Coleman: Aw. Now cut that out. Well, Iím sure weíre not experts on nursery rhymes, but I am reasonably well informed meteorologically at this moment, and a one word comment would be, YAH-HOOOOO!


This seems generally funny, but it has drawbacks.  "Happy Talk" could make viewers get very angry when it comes to joking about a very serious news story. For example, in December, 1976 WABC-TV weatherman Tex Antione remarked on rape on the evening newscast. The incident occurred when anchorman Roger Grimsby read an item about an attempted rape of an 8-year old Bronx girl.

Grimsby: Now with the weather, here is Tex Antione.

Antione: You know Roger, with all the stories about rape in the news. I can only tell you the words of a great Chinese philosopher. Confucius said. "If rape is inevitable, relax and enjoy it."

After the remark, the ABC station received hundreds of phone calls from women demanding that Tex should be fired.  WABC officials agreed and it was over with, or so they thought.  Five days later, Roger Grimsby introduced Mr. Antoineís replacement by saying "Lie back, relax, and enjoy the weather with Storm Field."  Thus again, angrier phone calls...

"Channel 7 Eyewitness News" in the 1970ís would never be "Eyewitness News" without the style of Roger Grimsby. Grimsby was a true New York legend.  Next to Jim Jensen, Roger had a commanding delivery and acerbic wit.  In the early beginning Roger had a series of anchors next to him.  The chemistry wasnít working until in 1970 when Primo re-hired Bill Beutel, who left WABC-TV in 1968 for a job as an ABC News correspondent in London, and paired him with Grimsby.  The chemistry worked for the next 16 years on camera.  Off camera it was totally different.  Grimsby and Beutel never got along and were always fighting with each other.  Beutel said in an interview that they would fight over just about anything, but at the end of the day, they were the best of friends.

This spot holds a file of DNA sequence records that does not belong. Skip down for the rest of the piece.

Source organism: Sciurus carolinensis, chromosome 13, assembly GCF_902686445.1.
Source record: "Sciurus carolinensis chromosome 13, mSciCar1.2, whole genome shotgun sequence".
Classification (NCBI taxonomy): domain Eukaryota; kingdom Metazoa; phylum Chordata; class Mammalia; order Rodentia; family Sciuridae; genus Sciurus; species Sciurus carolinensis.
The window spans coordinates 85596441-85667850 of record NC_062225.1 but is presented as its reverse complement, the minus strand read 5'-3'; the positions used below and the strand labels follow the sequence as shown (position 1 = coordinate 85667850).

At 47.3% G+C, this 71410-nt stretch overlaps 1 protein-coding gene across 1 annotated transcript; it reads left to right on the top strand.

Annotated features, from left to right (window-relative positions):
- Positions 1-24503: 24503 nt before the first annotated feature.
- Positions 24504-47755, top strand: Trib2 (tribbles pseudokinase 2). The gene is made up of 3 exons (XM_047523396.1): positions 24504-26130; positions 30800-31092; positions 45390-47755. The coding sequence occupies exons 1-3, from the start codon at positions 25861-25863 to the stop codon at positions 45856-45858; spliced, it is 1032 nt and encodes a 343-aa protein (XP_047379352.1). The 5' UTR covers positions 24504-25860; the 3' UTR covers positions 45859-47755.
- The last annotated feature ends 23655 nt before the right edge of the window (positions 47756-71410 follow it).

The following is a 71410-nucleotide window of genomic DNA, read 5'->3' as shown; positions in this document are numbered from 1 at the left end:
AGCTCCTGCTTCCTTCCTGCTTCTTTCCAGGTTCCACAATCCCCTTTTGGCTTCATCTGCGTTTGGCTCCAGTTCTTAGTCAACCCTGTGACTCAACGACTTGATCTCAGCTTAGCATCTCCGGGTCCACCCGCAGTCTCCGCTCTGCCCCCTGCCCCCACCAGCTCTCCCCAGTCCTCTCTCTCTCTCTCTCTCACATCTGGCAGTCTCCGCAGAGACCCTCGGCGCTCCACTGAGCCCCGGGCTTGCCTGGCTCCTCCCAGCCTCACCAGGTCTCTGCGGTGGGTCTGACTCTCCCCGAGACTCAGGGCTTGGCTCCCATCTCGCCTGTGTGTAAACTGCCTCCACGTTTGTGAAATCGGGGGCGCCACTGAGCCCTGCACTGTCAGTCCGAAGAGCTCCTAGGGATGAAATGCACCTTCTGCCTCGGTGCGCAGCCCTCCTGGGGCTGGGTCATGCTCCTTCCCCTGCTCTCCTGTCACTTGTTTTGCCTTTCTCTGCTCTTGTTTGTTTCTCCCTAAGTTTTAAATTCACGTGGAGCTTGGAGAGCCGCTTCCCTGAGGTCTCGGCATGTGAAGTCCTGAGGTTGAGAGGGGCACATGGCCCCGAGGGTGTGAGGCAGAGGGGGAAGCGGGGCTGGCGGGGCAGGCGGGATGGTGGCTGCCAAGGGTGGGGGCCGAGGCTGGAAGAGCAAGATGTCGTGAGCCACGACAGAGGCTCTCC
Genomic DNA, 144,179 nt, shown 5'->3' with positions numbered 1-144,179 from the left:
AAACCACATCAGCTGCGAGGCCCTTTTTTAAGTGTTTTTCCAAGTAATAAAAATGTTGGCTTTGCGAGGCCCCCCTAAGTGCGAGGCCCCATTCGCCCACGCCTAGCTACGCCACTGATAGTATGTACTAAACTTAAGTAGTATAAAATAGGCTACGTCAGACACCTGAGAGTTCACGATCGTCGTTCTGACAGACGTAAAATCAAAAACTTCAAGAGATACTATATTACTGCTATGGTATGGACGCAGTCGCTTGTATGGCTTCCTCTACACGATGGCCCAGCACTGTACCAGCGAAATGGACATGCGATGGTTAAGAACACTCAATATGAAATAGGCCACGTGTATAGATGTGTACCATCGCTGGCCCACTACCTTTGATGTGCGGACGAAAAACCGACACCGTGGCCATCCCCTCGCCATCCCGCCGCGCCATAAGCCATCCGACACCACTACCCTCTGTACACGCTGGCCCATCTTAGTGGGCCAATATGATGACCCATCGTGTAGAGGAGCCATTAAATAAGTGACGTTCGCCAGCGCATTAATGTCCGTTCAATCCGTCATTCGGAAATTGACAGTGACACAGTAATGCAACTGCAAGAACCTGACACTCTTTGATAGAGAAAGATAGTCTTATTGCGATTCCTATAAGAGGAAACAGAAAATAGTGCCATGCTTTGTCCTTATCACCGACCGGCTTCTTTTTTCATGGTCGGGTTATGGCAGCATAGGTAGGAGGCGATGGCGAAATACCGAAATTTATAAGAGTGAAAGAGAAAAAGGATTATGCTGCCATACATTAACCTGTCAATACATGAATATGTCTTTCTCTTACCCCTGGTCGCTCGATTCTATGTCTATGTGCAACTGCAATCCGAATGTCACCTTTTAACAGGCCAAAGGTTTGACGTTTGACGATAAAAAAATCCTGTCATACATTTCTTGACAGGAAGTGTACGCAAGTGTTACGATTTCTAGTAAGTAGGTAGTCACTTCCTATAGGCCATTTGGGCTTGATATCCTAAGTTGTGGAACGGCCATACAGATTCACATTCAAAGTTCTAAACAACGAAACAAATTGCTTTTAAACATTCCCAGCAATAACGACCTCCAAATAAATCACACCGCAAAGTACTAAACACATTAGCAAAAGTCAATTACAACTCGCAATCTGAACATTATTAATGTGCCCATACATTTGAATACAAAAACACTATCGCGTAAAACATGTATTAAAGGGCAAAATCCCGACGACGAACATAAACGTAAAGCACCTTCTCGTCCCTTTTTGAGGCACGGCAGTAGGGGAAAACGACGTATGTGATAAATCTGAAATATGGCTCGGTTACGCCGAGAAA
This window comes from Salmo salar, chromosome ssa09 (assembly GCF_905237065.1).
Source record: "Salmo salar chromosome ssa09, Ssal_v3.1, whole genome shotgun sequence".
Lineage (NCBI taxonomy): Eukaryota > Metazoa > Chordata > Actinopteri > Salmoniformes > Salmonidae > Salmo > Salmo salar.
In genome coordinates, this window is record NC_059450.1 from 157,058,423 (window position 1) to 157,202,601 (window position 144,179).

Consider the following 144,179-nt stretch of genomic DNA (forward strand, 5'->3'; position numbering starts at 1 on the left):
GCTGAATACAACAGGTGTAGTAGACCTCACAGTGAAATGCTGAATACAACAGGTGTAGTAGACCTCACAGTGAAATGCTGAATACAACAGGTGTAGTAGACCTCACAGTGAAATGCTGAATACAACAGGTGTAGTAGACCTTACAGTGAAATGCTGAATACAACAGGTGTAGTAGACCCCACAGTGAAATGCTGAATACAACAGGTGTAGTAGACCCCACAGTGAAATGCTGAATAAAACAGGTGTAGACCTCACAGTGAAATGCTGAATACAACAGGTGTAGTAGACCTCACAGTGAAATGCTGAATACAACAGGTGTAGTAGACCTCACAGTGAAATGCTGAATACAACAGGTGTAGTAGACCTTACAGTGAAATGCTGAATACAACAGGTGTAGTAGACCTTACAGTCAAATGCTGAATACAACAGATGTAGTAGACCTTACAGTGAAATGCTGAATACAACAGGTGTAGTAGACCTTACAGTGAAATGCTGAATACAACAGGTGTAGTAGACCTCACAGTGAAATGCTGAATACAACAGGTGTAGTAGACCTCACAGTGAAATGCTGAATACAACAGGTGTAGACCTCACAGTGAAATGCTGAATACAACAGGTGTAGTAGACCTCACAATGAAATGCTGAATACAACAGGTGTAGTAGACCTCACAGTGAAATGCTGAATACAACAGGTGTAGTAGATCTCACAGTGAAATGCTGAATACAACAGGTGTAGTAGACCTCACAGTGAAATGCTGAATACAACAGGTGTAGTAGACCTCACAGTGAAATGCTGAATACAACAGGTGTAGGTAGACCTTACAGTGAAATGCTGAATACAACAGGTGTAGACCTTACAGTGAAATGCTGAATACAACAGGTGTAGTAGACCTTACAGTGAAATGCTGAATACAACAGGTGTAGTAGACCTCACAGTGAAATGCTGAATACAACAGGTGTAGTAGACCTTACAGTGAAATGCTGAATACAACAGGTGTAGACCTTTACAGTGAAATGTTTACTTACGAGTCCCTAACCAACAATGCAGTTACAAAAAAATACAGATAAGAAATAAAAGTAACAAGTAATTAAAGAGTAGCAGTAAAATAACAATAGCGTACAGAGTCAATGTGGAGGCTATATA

The 70ís were also an open door for WABC-TV and "Eyewitness  News." Primo wanted an urban type of news reporting and reporters who knew New York City.  Sex and race relations were key issues of the urban image.  In 1970 Primo began to search for a Latin, bilingual news reporter that would help conducting more interviews in Spanish neighborhoods.  He tried to lure WCBSí only Latino news reporter, Gloria Rojas, to work as the teamís first female bilingual news reporter, but she was happy with Channel 2.  She did, however, refer a lawyer who would be perfect for the job.  With Rojas encouragement, Jerry Rivers applied for a job and was hired immediately.  Jerry changed his name to Geraldo Rivera and served as the stationís first bilingual news reporter.  Rivera became an instant success when he exposed the conditions of Willowbrook, a Staten Island mental treatment facility.  Rivera invented a style, called commando raids, to inspect inside the facility.  Eyewitness News ran a record breaking seven minutes of the report on the 6:00PM broadcast and did follow-ups of the report plus a 90 minute documentary for ABC News.

Primo also hired reporters when they were part of a story.  For example, in 1974, a story ran about welfare and the reporter interviewed a lady who worked for the New York State Department of Welfare.  Primo's eyes lit up wanted to hire her for a job as a news reporter.  He succeeded in hiring Roseanne Scamardella.

Other news reporters were hired in the 1970ís who later became network or popular television journalists.  Among them were Joan Lunden, Frank Gifford, Bill Bonds, Jim Bouton, John Johnson, Gary Essex, Tracy Egan, Josh Howell, Felipie Lunciano, Joel Siegel, Roger Sharp, Larry Kane, Penny Crone, and many others.


Now, almost 40 years after Primo came to WABC-TV, "ABC7 Eyewitness News," continues to lead the New York market in news ratings.  Although it receives stiff competition and is pushed to second place in some time periods by rival WNBC, viewers are still attached to the original "Eyewitness News."

Alternate KABC pin or magnet? 

 (Courtesy of http://groups.yahoo.com/group/lanews)